Table 3
Table 3:
Numbers of patients with symptoms of PONV at defined time points.

Discussion

PPIs have been used preoperatively for reduction of gastric acidity and volume and to decrease the risk of aspiration [7]. These substances were also found to reduce symptoms of functional dyspepsia in a subset of patients [1]. Such reports and in addition clinical observations of reduced gastrointestinal symptoms in critically ill patients who were treated with PPIs, led to the prophylactic use of PPIs in patients undergoing elective surgery in some institutions. The effect of PPIs on PONV however has not been evaluated in prospective studies. We designed this randomized, double-blind, placebo controlled study to test the hypothesis that the PPI esomeprazole may have a beneficial effect in patients at high risk of PONV.

Esomeprazole did not reduce the incidence of PONV. This suggests that our initial clinical observations were most likely biased. One limitation of our study is the predominance of women (98.9%) due to the higher risk for PONV of females (female gender being one of the defined risk factors). In addition, 43% of all surgeries in this study were gynaecological interventions. Thus, extrapolation of these results for male patients should be performed with some caution, although there is no evidence for a gender specific response to PONV prophylaxis.

It may be considered unethical to leave patients with high risk for PONV without any prophylaxis. This issue was discussed with the local Ethics Committee. Considering the limited efficacy of single drug PONV prevention and taking into account our preset expectation that esomeprazole may show some efficacy in the prevention of PONV, we decided to design this study with placebo-controls. Due to the ethical concerns, all patients received total i.v. anaesthesia that on its own may reduce the incidence of PONV [2]. In addition, the number of patients was limited to 100. Despite all limitations associated with this study, the presence of a placebo group ensures a proper interpretation of the results.

The observed high frequency of PONV in high-risk patients calls for further research to diminish this burden. A prophylactic multimodal approach including antiemetic therapy with ondansetron, dehydrobenzperidol and dexamethasone in combination with total i.v. anaesthesia [2] may be useful.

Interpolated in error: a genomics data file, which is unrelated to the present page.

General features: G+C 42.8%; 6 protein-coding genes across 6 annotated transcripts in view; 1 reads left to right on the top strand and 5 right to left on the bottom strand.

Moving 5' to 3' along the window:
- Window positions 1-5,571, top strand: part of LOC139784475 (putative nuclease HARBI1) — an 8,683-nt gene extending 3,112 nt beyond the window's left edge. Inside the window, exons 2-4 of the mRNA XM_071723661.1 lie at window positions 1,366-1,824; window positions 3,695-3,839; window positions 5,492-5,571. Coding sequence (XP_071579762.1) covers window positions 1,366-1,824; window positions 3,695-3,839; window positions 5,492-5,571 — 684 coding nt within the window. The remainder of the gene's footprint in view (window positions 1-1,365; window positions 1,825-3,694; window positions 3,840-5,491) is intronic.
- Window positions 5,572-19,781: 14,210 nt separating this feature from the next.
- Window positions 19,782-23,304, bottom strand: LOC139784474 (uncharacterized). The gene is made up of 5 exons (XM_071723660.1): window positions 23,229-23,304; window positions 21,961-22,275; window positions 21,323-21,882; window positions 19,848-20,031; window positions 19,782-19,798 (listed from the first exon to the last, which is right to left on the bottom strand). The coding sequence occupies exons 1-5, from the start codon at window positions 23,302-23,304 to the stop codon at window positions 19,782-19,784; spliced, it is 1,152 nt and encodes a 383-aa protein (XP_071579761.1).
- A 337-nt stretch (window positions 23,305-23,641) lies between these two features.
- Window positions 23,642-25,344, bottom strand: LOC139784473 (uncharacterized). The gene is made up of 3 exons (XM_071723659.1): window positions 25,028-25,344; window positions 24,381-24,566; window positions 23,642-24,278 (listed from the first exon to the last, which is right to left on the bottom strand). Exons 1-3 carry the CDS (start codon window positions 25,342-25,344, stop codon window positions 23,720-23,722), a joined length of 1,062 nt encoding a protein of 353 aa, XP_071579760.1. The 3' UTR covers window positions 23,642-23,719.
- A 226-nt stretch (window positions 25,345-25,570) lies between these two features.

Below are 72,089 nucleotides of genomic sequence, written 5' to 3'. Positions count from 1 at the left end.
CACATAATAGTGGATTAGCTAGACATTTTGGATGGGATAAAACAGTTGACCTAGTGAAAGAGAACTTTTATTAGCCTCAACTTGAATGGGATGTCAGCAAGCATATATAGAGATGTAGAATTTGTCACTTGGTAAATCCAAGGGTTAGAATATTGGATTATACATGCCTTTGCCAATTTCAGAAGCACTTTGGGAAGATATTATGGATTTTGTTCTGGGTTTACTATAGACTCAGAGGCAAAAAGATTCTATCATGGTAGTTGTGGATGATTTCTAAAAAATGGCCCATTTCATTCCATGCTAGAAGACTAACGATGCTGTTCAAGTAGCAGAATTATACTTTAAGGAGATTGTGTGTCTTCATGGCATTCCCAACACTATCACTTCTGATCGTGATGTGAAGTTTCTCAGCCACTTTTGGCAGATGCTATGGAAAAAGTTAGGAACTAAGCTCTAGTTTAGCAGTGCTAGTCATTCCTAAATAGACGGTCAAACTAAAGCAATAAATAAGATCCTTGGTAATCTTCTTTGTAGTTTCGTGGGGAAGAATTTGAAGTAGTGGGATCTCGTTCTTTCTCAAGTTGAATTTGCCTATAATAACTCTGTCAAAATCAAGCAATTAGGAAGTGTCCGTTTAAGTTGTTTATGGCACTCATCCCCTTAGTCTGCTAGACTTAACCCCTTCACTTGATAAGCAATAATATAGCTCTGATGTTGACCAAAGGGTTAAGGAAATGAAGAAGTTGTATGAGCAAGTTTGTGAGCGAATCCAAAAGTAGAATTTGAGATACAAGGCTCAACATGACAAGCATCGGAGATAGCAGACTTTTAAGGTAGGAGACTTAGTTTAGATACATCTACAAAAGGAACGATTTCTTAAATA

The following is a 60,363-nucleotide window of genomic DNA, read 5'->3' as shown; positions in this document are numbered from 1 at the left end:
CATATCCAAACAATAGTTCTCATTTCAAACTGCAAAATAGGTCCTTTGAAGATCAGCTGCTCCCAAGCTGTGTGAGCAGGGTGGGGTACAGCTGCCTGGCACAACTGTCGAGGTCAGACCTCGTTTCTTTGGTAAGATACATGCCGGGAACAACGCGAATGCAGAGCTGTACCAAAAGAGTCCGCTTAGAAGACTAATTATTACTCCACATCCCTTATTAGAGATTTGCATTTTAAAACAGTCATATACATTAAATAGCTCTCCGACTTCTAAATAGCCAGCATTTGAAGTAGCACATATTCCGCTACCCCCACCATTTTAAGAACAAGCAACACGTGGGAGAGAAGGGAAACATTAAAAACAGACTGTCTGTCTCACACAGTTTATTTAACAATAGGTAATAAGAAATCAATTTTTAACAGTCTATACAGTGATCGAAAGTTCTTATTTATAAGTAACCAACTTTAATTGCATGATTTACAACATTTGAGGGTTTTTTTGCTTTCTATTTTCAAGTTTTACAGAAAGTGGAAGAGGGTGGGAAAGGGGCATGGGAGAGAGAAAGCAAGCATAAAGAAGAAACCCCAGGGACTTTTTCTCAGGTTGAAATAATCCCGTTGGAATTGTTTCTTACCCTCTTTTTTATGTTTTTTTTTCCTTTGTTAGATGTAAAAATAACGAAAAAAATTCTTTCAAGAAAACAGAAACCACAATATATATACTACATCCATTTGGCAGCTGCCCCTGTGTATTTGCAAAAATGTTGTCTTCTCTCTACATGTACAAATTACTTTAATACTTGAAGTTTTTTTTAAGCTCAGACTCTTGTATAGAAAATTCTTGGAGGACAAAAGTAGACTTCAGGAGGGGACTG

Acknowledgements

We express our gratitude to all participating physicians and Mr Heinz Geerlings for help with statistical analysis. Funding: AstraZeneca, Wedel, Germany provided the placebo tablets.

Competing interests

No competing interests to declare.

Authors' contributions

Chritian Weilbach designed and analysed the study, wrote the manuscript and is fully responsible for the scientific content. Katharina Kähler, Ullrich Thissen and Niels Rahe-Meyer were responsible for patient monitoring and data management. Sigfried Piepenbrock was involved in study design and monitoring.

References

1. Bolling-Sternevald E, Lauritsen K, Aalykke C et al. Effect of profound acid suppression in functional dyspepsia: a double-blind, randomized, placebo-controlled trial. Scand J Gastroenterol 2002; 37: 1395–1402.
2. Apfel CC, Korttila K, Abdalla M et al. A factorial trial of six interventions for the prevention of postoperative nausea and vomiting. N Engl J Med 2004; 350: 241–251.
3. Sinclair DR, Chung F, Mezei G. Can postoperative nausea and vomiting be predicted? Anesthesiology 1999; 91: 109–118.
4. Apfel CC, Roewer N. Risk assessment of postoperative nausea and vomiting. Int Anesthesiol Clin 2003; 41: 13–32.
5. Apfel CC, Kranke P, Eberhart LH, Roos A, Roewer N. Comparison of predictive models for postoperative nausea and vomiting. Br J Anaesth 2002; 88: 234–240.
6. Apfel CC, Roewer N, Korttila K. How to study postoperative nausea and vomiting. Acta Anaesthesiol Scand 2002; 46: 921–928.
7. Levack ID, Bowie RA, Braid DP et al. Comparison of the effect of two dose schedules of oral omeprazole with oral ranitidine on gastric aspirate pH and volume in patients undergoing elective surgery. Br J Anaesth 1996; 76: 567–569.
Keywords:

POSTOPERATIVE NAUSEA AND VOMITING; OMEPRAZOLE, esomeprazole; ANAESTHETICS, propofol; OPIOIDS, remifentanil

© 2006 European Society of Anaesthesiology